Photo backup's are no longer just for techies

Photo backup's are no longer just for techies

It used to be that only the professional’s and hobbyist’s that lugged around big SLR camera’s were the one getting great shots while out and about. Over the past few years though photography has moved out the hands of professionals thanks to many different things, the chief one being smartphones. If you take a look at the Flickr Camera Finder you can see that 4 of the top 5 camera’s are not only smartphones but specifically iPhones.

Having a decent camera at all times in your pocket has changed the photography world but it has also opened up the door to a new market, cloud backups. Over the past couple years a few different companies have been making interesting products but I think one is a clear winner.


While Dropbox really started the cloud storage game I think they have been surpassed pretty quickly. They do offer Camera Upload feature and now also have a dedicated gallery app called Carousel. Their apps work very well on iOS and Android but Windows Phone is left out to dry. The big drawback to Dropbox is how they do storage pricing. A basic free account only starts with 2GB but through promotions and inviting new members you can “earn” more storage for free. Beyond that 100GB costs $10 a month which makes it one of the more expensive options. If your already invested in Dropbox workflows or have a Pro account already it’s a decent alternative but I think your money could be better spent elsewhere.


Being that Google develops Android the also have a photo backup solution that has its roots set in Google+ (for better or for worse). In the newest version’s of the operating system I believe that this feature is turned on by default as it should be. Because you already have a Google Account being that you have an Android device it comes with 15GB free which should be a good amount for most users for quite a while. Google has also started the trend of cheap expansion prices and for just $2 a month you can get 100GB of storage. Overall its a good solution for Android users as its built in and iOS users can get access to it via the Google+ app. The main turnoff I see here is the Google+ tie in which honestly no one really uses.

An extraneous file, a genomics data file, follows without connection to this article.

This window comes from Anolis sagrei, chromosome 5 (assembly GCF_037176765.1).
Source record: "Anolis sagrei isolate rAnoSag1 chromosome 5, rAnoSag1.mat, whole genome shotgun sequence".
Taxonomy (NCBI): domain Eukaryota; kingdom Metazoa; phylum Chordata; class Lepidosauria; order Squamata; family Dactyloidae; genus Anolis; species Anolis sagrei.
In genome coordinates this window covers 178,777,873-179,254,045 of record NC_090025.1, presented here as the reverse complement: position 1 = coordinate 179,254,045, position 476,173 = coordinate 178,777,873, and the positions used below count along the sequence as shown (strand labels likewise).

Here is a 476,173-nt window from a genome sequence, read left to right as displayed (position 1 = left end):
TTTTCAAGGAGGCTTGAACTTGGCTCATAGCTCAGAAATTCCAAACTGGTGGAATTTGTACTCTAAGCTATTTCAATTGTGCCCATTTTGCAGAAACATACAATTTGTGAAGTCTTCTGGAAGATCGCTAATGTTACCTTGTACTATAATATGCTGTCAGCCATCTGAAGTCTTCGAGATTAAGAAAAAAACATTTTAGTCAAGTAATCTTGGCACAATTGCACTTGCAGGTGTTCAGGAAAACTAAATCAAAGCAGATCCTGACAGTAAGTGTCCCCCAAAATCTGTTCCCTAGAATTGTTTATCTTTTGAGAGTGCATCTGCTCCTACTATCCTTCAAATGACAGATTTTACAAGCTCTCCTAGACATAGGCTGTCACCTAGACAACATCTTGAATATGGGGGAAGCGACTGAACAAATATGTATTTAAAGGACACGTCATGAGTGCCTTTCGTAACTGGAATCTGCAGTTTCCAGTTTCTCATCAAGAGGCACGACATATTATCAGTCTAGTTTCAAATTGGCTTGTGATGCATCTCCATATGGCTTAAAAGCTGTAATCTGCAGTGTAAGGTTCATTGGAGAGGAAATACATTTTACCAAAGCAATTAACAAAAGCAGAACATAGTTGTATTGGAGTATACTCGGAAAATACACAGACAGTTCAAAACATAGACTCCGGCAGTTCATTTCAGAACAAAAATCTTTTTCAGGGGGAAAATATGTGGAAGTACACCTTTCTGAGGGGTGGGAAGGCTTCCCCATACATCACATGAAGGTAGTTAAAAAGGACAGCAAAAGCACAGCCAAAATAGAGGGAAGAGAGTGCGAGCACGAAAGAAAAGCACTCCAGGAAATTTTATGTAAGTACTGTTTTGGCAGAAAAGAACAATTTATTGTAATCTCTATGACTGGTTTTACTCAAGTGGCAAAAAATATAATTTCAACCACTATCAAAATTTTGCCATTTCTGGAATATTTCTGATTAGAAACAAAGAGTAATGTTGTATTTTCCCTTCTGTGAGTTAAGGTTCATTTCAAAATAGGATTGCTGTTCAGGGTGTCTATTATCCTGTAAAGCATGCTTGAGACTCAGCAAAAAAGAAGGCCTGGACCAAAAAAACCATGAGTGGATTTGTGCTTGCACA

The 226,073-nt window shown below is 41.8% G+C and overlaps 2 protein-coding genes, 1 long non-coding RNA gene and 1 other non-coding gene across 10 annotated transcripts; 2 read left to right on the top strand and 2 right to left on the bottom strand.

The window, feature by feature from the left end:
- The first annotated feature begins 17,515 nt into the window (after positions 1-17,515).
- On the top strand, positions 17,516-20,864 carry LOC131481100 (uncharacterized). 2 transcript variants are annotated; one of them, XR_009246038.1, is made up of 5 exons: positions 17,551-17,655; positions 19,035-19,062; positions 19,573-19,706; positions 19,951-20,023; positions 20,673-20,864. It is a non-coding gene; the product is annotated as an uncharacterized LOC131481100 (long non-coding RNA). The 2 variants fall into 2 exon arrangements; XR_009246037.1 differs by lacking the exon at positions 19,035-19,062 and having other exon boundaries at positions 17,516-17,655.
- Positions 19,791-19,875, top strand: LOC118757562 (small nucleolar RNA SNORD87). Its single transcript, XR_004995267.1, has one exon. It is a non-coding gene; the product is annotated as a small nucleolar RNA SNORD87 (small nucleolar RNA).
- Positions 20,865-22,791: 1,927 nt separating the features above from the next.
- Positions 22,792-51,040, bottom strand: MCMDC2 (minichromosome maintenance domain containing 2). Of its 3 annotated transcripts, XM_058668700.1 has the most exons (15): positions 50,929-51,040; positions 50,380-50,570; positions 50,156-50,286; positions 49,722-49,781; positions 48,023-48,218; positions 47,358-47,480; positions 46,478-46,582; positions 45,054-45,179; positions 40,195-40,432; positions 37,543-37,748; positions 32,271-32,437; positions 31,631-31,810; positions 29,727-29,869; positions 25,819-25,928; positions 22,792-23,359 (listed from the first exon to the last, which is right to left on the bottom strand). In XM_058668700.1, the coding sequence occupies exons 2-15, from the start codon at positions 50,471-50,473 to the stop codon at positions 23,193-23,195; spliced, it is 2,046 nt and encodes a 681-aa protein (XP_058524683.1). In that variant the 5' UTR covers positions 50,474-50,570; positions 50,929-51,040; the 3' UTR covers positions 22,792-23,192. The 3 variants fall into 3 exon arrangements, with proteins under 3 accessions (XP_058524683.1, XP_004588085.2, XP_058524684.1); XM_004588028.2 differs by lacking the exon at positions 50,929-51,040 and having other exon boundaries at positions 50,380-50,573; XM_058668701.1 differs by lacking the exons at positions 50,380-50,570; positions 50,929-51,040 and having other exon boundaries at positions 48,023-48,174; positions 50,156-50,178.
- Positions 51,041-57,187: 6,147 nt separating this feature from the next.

While iCloud has always been a pretty locked down storage system it does a few things very well, mostly backups. When ever I restore my iOS device I know that by doing a iCloud restore everything is going to come back down exactly the way I had it set including all of my photos. With iOS 8 iCloud begins to open up a bit more and the photo backup situation gets much better. Right now and in the future users are given 5GB free but that is used for everything the user is storing. A light iOS device backup can hit 1GB without really trying so your available storage for photo’s goes down quickly. Luckily for users Apple is going to make things a bit easier as they are dropping their prices considerably. When iOS 8 launches the prices will drop to $12 for a year of 20GB storage and can be bumped up to 200GB for $48 a year (Source: Mashable). I think for iOS only users this is a no brainier. Most of them need the extra storage for device backups so why not have you photo’s reside in the same place.


Note: I do work for Microsoft :). That being said OneDrive, formally SkyDrive, has turned into quite the competitor in this space in a very short amount of time. Just this month some staggering changes have come to OneDrive, again along the lines of storage and pricing. The OneDrive team announced that all account’s now get 15GB for free which brings it up to the level of Google Drive.

The really interesting part is the new pricing structure along with Office 365. If you sign up for an Office 365 plan at either $10 a month or $100 upfront for a year you not only get access to the full Office 365 plan, you also get 1TB of OneDrive storage for 5 users. Obviously this plan is meant for a family situation but there is nothing stopping anyone from signing up with 5 live accounts that they own and having access to 5TB of storage.

Wrap up

With so many options out there what is the best solution? Well as usual it will depend on your situation but I am putting my money on OneDrive. Microsoft has shown that they are committed to getting their services working on the platforms that users are actually using, 5 years ago that was never the case. On all my devices/phones I have the OneDrive app installed and I have the safety of knowing that any picture I take is going to be backed up to one place and that’s just plain awesome.